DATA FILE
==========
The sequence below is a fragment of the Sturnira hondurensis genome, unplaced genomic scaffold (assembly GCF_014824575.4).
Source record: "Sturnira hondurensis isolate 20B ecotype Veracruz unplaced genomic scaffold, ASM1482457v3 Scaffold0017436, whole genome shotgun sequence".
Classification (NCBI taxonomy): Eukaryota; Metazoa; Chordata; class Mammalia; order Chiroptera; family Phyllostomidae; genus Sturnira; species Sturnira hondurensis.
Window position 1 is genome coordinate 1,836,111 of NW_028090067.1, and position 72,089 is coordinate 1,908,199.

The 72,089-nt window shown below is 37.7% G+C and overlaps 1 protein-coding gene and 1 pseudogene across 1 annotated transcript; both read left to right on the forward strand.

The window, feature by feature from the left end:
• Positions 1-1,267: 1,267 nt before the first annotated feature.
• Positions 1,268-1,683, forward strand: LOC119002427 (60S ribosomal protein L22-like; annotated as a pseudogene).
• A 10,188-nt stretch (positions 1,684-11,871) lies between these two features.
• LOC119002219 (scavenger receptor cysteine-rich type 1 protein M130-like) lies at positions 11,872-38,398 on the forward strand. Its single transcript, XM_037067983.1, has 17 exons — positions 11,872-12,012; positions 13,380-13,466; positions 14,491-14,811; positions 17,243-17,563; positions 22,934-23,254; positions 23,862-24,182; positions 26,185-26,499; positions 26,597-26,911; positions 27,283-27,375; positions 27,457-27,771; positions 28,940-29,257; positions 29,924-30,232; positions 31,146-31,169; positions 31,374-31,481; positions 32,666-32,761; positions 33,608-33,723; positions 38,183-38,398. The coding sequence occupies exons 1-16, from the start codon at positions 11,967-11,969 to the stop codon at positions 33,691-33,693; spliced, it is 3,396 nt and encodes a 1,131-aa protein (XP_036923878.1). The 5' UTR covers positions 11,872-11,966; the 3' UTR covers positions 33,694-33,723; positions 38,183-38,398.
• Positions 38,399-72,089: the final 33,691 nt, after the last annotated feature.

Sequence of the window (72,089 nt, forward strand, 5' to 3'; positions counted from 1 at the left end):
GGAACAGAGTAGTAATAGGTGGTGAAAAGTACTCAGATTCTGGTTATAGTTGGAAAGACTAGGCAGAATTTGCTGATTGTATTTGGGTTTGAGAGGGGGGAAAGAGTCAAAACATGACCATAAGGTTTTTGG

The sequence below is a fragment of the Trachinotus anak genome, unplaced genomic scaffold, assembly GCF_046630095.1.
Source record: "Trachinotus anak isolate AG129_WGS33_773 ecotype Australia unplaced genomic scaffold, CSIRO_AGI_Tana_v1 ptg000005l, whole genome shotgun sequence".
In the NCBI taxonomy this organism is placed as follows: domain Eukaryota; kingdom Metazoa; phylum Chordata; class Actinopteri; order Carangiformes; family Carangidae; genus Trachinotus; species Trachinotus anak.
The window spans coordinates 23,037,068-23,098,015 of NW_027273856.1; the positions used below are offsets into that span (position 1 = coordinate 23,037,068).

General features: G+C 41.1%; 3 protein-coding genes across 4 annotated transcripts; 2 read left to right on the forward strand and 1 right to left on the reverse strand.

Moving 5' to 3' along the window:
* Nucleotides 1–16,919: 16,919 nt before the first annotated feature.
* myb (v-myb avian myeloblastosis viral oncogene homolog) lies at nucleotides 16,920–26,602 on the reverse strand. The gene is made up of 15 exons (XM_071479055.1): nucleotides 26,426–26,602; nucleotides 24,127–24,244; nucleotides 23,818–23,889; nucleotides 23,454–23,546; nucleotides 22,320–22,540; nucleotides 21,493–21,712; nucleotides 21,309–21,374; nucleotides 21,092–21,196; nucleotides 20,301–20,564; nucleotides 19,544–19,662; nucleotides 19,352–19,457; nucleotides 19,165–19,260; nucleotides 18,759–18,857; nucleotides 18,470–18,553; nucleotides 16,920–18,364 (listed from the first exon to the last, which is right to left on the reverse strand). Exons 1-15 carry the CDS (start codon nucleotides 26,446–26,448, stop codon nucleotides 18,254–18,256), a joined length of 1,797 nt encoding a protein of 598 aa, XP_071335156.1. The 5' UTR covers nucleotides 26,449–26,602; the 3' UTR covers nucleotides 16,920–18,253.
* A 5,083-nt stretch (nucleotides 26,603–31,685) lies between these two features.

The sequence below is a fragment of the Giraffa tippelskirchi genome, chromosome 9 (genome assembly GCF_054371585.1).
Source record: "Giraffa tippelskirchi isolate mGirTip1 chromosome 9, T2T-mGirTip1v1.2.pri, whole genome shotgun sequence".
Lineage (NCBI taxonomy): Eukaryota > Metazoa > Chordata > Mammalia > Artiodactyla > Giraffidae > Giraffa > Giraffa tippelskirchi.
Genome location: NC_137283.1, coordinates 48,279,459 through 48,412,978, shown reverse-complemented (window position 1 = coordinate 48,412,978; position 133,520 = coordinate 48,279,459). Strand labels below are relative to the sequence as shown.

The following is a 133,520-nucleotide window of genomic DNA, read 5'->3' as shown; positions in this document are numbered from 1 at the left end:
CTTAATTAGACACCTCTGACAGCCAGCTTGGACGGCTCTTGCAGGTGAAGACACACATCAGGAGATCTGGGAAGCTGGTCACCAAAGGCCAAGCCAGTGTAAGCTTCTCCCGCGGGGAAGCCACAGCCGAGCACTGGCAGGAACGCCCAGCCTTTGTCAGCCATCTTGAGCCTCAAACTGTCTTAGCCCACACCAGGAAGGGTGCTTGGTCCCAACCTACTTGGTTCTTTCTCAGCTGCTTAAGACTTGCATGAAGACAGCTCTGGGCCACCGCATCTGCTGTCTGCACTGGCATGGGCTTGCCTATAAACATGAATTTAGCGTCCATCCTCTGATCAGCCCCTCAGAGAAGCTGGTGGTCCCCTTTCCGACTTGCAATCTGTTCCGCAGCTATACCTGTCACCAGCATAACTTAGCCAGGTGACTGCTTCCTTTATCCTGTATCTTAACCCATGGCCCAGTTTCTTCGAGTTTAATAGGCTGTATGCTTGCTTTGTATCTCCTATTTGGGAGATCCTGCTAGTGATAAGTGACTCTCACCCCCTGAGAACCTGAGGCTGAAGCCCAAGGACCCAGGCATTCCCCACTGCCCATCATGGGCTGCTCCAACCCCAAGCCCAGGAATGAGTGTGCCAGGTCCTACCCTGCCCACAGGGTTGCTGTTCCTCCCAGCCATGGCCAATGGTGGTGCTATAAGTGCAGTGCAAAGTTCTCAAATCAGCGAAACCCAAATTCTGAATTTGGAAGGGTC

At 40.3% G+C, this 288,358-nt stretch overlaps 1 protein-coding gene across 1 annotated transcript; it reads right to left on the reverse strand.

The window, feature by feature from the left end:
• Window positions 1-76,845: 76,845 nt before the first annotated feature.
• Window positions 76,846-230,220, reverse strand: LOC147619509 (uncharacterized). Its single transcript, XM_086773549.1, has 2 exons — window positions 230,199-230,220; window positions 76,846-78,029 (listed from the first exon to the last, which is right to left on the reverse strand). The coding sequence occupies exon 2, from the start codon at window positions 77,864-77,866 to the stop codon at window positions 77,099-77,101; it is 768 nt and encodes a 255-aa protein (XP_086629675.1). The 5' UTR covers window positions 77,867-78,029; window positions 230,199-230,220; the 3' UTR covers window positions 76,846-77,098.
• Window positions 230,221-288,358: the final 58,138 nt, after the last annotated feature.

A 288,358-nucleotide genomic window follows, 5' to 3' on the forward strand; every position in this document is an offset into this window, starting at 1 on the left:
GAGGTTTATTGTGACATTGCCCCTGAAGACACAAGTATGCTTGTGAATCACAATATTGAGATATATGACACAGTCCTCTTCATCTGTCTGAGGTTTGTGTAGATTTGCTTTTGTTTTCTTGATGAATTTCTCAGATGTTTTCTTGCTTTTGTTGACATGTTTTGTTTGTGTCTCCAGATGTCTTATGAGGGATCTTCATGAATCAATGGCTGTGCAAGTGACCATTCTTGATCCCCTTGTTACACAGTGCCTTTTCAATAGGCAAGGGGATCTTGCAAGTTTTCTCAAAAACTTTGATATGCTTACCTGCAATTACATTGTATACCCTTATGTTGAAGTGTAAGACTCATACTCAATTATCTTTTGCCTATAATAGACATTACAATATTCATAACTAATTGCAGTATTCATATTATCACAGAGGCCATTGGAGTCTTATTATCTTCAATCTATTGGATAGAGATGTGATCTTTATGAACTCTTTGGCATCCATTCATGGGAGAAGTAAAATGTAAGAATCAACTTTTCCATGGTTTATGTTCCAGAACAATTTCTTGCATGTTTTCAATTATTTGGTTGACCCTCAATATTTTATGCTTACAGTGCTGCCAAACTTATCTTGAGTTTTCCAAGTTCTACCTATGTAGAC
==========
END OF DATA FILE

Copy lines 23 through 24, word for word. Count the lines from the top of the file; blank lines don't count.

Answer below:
The sequence below is a fragment of the Giraffa tippelskirchi genome, chromosome 9 (genome assembly GCF_054371585.1).
Source record: "Giraffa tippelskirchi isolate mGirTip1 chromosome 9, T2T-mGirTip1v1.2.pri, whole genome shotgun sequence".